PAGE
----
Tree 40–60(–70) m tall, 2–3 m dbh. Crown narrowly conical in youth; barrel-shaped or columnar and open in old trees. Bark of young trees smooth with prominent resin blisters, greyish; becoming rough, deeply and conspicuously fissured, reddish-brown to grey. First order branches relatively short, spreading, the lower ones down swept in old trees; second order branches spreading horizontally. Branchlets slender, strong, pliable, yellowish brown with ridges and grooves, densely pubescent with reddish-brown hairs for ~2 years, often partly hidden by decurrent needle bases. Vegetative buds ovoid-globose or somewhat conical, small, obscured by short terminal leaves, not resinous. Leaves pectinate and upswept below shoots, somewhat assurgent above shoot, 2–4 cm × 1.3–1.6 mm, curved, base abruptly curved or twisted but usually somewhat decumbent, apex obtuse or acute, glaucous grey green and stomatiferous on both sides, not grooved above. Pollen cones crowded, pendulous, 1.5–2 cm long, yellowish with scarlet microsporophylls. Seed cones short-pedunculate or subsessile, barrel-shaped or broad conical with truncate or umbilicate apex, (10–)15–23 cm × (5–)7–10 cm, purplish when immature, ripening to pale yellowish-brown; seed scales cuneate-flabellate, (2.5–)3–4 × (2.5–)3–4 cm at midcone; bracts fully included (in the type; exserted and reflexed in var. shastensis). (Farjon 2017; Debreczy & Rácz 2011; Hunt 1993).
Distribution United States California, western Nevada, southwest Oregon
Habitat Mixed coniferous forests from 1400–2700 m asl in areas characterised by short dry summers and long cold winters, the majority of precipitation as snow. At lower elevations with Abies concolor var. lowiana, Calocedrus decurrens, Pinus lambertiana, and P. monticola, and at higher elevations with A. lasiocarpa and Tsuga mertensiana.
USDA Hardiness Zone 6-7
RHS Hardiness Rating H7
Conservation status Least concern (LC)
Abies magnifica is another North American fir that has disquieted botanists in its strong likeness to another species, in this case Noble Fir, A. procera. Taken together the two are remarkably distinct from all other firs – though superficially similar to one or two Mexican taxa – but Henry Elwes characterised the subtlety of the differences between the two perfectly when he wrote ‘…though difficult to describe, when once seen can seldom be mistaken’ (Elwes & Henry 1906–1913). He was speaking particularly as to their respective crowns, which moments earlier he had suggested were distinctive on account of the ‘formal’ branching arrangement in A. magnifica. Generations of dendrologists, turning their heads and squinting at the crowns of mature trees, have perhaps wished that he had tried a little harder to describe this in more exacting detail! Alan Mitchell did better: ‘…most distinct in regular whorls of short, strongly up-curved branches and big, dark scars on barrel-shaped bole. Much more regular, narrow, upswept and open than A. procera’ (Mitchell 1972).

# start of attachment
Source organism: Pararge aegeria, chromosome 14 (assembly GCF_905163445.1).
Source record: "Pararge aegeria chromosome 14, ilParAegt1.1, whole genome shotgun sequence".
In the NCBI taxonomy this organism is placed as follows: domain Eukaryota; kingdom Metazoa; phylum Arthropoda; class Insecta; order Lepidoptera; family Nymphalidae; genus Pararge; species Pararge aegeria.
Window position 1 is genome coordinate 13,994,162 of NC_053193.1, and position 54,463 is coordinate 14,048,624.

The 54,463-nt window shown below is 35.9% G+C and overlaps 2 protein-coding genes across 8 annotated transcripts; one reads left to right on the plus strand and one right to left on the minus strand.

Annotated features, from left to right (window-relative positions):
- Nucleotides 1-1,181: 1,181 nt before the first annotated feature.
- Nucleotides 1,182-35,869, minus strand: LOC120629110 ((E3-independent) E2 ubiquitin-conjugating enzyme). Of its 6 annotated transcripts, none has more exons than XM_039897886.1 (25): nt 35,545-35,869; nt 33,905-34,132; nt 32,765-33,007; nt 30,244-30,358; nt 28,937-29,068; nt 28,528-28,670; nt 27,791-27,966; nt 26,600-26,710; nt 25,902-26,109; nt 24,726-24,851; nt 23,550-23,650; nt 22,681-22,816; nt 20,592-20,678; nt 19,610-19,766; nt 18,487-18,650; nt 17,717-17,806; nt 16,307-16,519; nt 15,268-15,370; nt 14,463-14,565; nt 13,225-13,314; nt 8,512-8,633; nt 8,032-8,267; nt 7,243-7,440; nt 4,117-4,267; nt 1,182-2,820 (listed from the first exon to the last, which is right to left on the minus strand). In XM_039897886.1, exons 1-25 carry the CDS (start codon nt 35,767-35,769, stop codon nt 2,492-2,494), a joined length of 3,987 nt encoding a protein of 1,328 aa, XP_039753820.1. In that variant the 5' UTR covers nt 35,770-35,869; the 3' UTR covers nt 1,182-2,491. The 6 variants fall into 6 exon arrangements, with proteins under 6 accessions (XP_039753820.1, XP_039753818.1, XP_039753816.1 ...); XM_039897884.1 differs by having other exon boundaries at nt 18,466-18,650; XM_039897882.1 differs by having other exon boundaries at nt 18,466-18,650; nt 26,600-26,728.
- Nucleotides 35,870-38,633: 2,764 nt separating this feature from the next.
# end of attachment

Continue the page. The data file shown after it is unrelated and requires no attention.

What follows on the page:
Sadly, A. magnifica has proven far less amenable in cultivation than A. procera, the only advantage of which is in identifying cultivated trees: if it looks like a Noble Fir, then it probably is a Noble Fir. While that species now frequents the grounds of large houses, sprawling estates, forest plots, and gardens, not to mention some parks and even the more adventurously planted churchyard, Red Fir is more or less restricted to historic and specialist collections, especially so in the case of young plantings. Mitchell (1972) remarked that it seems to be a relatively short-lived species in the UK and Ireland: ‘of the thirteen given by Elwes and Henry…only two survive’, whilst of those given by Bean, the two ‘on the Cathedral lawn’ at Dunkeld, Perthshire, have both gone, and the one by Dunkeld House is showing its age; the Hergest Croft tree is also long-since dead, although another has taken its place (Bean 1976; pers. obs.). There are, however, a handful of remarkable survivors. The very best grows just south of St Bride’s Kirk in the grounds of Blair Castle, Perthshire. This is a beautiful tree, much photographed, and when planted in 1878 it was thoughtfully placed near to an A. procera on one side, and an A. concolor var. lowiana on the other – a most helpful triptych for any student of firs.